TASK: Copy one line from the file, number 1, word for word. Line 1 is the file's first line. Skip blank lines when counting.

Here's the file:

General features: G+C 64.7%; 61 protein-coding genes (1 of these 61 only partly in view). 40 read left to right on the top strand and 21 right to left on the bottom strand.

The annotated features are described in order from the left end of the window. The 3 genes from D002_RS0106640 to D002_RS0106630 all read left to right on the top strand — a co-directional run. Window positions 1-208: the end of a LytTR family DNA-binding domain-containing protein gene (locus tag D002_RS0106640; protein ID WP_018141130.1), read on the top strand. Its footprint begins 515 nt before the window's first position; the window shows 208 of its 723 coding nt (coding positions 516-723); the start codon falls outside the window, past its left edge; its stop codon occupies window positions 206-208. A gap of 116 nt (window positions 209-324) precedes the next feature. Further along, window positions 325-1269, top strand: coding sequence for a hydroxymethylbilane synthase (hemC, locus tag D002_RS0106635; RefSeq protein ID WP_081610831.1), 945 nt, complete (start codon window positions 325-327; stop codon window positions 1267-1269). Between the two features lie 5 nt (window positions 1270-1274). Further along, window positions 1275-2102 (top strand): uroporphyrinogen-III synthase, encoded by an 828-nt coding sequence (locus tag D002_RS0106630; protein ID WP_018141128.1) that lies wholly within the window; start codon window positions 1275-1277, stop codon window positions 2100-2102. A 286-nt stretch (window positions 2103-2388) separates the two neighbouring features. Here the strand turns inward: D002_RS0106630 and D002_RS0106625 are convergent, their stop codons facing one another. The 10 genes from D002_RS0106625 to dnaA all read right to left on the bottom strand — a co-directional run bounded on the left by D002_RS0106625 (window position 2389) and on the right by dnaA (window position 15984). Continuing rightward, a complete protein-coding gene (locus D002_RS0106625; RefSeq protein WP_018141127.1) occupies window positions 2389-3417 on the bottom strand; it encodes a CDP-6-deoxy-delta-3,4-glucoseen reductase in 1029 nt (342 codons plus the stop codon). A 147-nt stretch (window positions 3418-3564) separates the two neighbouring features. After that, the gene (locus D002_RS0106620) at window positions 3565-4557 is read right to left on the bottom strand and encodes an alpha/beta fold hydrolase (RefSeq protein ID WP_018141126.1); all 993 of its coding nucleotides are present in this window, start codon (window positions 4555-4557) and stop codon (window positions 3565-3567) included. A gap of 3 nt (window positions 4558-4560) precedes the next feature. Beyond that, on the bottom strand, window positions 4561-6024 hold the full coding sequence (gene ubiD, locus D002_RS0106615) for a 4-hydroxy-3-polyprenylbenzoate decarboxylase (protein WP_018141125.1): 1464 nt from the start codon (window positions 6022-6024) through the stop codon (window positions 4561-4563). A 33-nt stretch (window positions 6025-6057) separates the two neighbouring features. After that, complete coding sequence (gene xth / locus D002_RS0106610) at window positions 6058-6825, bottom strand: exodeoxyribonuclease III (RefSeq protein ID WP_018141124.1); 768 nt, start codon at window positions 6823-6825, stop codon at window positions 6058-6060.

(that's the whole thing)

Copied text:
General features: G+C 64.7%; 61 protein-coding genes (1 of these 61 only partly in view). 40 read left to right on the top strand and 21 right to left on the bottom strand.